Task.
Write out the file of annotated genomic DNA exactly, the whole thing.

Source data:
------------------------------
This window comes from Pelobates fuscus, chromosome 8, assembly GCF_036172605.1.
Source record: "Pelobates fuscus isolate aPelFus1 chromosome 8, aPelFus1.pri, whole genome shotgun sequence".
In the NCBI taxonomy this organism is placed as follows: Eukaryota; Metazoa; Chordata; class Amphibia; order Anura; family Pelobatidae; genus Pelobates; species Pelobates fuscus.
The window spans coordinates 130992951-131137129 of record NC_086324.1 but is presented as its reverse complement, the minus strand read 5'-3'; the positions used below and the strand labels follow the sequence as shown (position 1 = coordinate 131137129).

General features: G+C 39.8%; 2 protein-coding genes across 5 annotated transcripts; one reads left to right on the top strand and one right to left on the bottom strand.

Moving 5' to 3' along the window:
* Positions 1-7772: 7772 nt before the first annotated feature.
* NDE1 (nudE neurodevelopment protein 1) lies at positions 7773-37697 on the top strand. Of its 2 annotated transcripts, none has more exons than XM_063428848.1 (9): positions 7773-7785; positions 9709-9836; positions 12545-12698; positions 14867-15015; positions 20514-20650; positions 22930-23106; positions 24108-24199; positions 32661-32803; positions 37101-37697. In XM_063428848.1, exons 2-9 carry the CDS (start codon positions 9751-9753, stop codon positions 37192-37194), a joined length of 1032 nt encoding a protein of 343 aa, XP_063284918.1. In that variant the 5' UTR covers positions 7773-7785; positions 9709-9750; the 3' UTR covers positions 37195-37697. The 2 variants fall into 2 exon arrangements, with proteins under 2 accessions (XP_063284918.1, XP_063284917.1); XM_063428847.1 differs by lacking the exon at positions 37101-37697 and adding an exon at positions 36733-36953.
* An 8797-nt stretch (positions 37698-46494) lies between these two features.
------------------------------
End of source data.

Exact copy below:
This window comes from Pelobates fuscus, chromosome 8, assembly GCF_036172605.1.
Source record: "Pelobates fuscus isolate aPelFus1 chromosome 8, aPelFus1.pri, whole genome shotgun sequence".
In the NCBI taxonomy this organism is placed as follows: Eukaryota; Metazoa; Chordata; class Amphibia; order Anura; family Pelobatidae; genus Pelobates; species Pelobates fuscus.
The window spans coordinates 130992951-131137129 of record NC_086324.1 but is presented as its reverse complement, the minus strand read 5'-3'; the positions used below and the strand labels follow the sequence as shown (position 1 = coordinate 131137129).

General features: G+C 39.8%; 2 protein-coding genes across 5 annotated transcripts; one reads left to right on the top strand and one right to left on the bottom strand.

Moving 5' to 3' along the window:
* Positions 1-7772: 7772 nt before the first annotated feature.
* NDE1 (nudE neurodevelopment protein 1) lies at positions 7773-37697 on the top strand. Of its 2 annotated transcripts, none has more exons than XM_063428848.1 (9): positions 7773-7785; positions 9709-9836; positions 12545-12698; positions 14867-15015; positions 20514-20650; positions 22930-23106; positions 24108-24199; positions 32661-32803; positions 37101-37697. In XM_063428848.1, exons 2-9 carry the CDS (start codon positions 9751-9753, stop codon positions 37192-37194), a joined length of 1032 nt encoding a protein of 343 aa, XP_063284918.1. In that variant the 5' UTR covers positions 7773-7785; positions 9709-9750; the 3' UTR covers positions 37195-37697. The 2 variants fall into 2 exon arrangements, with proteins under 2 accessions (XP_063284918.1, XP_063284917.1); XM_063428847.1 differs by lacking the exon at positions 37101-37697 and adding an exon at positions 36733-36953.
* An 8797-nt stretch (positions 37698-46494) lies between these two features.